Breaking it Down
By Lynn Petrak, special projects editor
Brines and marinades impart a range of characteristics for today’s function-driven processors.
Sometimes, the solution to issues in flavor, texture, yield and safety can be a solution itself. Although brines and marinades have long been added to meats, today’s applications reflect innovative products and production methods.
Ingredients providers are continually introducing products that work synergistically to satisfy consumer palates as well as processors’ own business demands. Today’s brines and marinades are comprised of traditional ingredients such as salt and phosphates, cutting-edge custom blends, and — in a what’s-old-is-new twist — natural components including fruits, herbs and vinegars.
Marinades and brines are used for certain reasons. Brines consisting of a salt-water solution add moisture to meat by way of osmosis. Marinades, generally made from acids, oils and herbs, tenderize and add flavor.
Suppliers point to those and other benefits.
“Taste is a perception improved by activating the saliva response and releasing molecules of aroma into the back of the throat. Marinated meats can help release these molecules on the taste buds and into the back of the throat, increasing the taste perception,” explains Marcy Epstein, director of research and development for specialty seasoning supplier FirstSpice Mixing Co. Inc. “In addition, some types of marinades improve the warmed-over flavor that can be associated with cooked meat.”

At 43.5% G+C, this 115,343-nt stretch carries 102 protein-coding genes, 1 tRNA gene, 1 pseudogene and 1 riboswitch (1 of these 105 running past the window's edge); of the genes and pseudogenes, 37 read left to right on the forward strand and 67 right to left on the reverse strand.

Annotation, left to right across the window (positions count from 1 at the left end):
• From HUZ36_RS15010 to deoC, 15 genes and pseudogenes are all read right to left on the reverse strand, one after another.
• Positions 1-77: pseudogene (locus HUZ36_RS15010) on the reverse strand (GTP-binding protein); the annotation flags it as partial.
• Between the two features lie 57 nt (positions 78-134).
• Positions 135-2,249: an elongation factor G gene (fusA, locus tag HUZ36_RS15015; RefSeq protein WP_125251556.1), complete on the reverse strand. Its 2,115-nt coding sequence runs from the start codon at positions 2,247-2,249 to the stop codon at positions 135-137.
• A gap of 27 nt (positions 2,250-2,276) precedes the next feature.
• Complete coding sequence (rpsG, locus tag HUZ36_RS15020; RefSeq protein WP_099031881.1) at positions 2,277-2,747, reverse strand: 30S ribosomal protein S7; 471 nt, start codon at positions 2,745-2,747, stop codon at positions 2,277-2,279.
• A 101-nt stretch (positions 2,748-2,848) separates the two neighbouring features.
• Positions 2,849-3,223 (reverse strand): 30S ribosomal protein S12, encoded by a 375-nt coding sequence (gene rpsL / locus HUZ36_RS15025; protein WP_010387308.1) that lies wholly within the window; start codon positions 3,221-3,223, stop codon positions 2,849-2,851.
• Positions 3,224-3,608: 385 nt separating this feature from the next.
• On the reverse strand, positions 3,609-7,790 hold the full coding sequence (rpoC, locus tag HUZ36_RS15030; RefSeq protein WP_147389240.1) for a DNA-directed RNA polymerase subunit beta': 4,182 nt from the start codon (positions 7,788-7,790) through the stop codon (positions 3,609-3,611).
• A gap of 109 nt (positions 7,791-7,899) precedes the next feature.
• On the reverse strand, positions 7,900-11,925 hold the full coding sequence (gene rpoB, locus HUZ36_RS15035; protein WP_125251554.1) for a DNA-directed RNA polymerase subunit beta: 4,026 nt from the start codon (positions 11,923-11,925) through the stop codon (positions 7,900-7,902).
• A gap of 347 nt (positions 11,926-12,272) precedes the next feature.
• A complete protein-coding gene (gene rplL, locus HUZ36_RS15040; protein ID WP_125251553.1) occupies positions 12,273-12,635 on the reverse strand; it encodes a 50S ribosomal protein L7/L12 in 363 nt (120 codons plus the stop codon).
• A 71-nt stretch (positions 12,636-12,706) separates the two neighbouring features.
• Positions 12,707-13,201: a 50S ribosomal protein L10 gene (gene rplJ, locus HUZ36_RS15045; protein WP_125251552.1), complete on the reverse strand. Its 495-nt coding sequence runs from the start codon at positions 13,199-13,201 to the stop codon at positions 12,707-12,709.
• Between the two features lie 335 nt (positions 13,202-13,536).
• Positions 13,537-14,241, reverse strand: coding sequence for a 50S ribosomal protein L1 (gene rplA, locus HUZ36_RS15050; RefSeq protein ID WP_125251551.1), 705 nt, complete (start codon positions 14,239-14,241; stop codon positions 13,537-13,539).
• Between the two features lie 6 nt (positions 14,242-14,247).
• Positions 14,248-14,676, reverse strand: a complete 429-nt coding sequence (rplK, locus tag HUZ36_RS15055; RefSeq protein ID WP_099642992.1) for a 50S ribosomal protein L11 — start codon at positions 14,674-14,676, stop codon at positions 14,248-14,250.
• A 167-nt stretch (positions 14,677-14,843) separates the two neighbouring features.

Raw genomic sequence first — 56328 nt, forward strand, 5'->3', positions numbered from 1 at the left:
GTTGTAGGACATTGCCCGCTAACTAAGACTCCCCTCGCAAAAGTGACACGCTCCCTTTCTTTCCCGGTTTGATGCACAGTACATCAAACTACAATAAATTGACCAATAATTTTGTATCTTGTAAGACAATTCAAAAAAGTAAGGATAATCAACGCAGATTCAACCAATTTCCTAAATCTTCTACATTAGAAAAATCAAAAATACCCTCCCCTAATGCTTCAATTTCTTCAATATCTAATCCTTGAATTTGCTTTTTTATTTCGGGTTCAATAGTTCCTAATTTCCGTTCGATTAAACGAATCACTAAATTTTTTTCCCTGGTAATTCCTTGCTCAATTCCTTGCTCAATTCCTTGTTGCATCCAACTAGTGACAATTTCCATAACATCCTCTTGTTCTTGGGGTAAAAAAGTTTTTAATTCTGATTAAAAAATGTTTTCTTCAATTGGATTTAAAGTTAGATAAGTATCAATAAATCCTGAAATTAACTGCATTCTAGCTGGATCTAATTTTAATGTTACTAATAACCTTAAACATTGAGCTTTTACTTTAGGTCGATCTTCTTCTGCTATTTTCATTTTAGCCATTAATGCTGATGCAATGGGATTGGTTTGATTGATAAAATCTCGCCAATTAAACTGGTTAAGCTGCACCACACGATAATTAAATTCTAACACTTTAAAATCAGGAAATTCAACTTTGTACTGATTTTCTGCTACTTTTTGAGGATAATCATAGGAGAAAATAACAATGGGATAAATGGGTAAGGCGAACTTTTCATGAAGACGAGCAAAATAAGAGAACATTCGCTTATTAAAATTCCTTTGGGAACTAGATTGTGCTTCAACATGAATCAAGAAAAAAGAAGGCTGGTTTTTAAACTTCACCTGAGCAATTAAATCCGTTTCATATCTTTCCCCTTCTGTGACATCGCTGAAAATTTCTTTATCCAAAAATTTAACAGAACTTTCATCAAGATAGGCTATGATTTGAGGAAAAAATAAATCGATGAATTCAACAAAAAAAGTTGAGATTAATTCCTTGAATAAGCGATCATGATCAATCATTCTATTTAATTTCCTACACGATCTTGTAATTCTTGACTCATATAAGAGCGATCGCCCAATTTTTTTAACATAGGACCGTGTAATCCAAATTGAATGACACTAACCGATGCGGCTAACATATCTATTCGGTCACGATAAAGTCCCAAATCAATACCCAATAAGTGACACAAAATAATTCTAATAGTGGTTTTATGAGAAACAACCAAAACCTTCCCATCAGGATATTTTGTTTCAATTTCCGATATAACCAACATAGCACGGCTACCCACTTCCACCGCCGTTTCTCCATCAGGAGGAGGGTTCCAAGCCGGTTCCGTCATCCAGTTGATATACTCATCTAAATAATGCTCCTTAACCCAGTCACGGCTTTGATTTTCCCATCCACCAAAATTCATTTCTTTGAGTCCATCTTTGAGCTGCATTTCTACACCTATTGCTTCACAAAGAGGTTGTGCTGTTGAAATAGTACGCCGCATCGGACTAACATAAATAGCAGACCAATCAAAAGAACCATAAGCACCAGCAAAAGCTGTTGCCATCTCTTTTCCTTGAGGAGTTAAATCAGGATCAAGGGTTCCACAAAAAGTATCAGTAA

David D. Grex, manager of the IsoStat products group for ingredient provider Newly Weds Foods, Inc., points to other attributes.
“Functional brines provide added moisture to provide juiciness and succulence, they create a more uniform texture, improve sliceability and provide a visually-appealing product by reducing voids and purge. They also serve as a delivery system for your food-safety ingredients,” he states.
Spicing it up
In recent years, as the protein market has shifted to more value-added products, marinades and brines have become the focus of development.
“The latest marinades and brines include products that utilize multifunctional properties of blend ingredients like fruit juices and vinegar,” reports Rick Hull, vice president, technical services and business development for World Technology Ingredients Inc. (WTI), which offers functional ingredients and technologies to the food-processing industry. “The technology is both for flavoring and antimicrobial purposes, based on usage level. That is unique and breakthrough.”
Grex agrees that multifunctionality is pivotal.
“It needs to be cost-competitive, fill a need to the consumer, [and] taste as fresh on Day 30 as it did on Day One, with total safety for the consumer,” Grex observes.
Multifunctionality extends to a variety of ingredients. Gums, for instance, are used to impart a variety of characteristics. Maureen Akins, lead food scientist for TIC Gums, cites examples of hydrocolloids used like xanthan gum and guar gum in tumble marination.
“You may need spice adhesion, you may need suspension and emulsification characteristics and have to have some cling, some viscosity,” she explains.
Other marketplace trends are exemplified in marinated and brined products. Recent demand for proteins deemed natural, for example, has impacted how meat and poultry products are flavored or tenderized.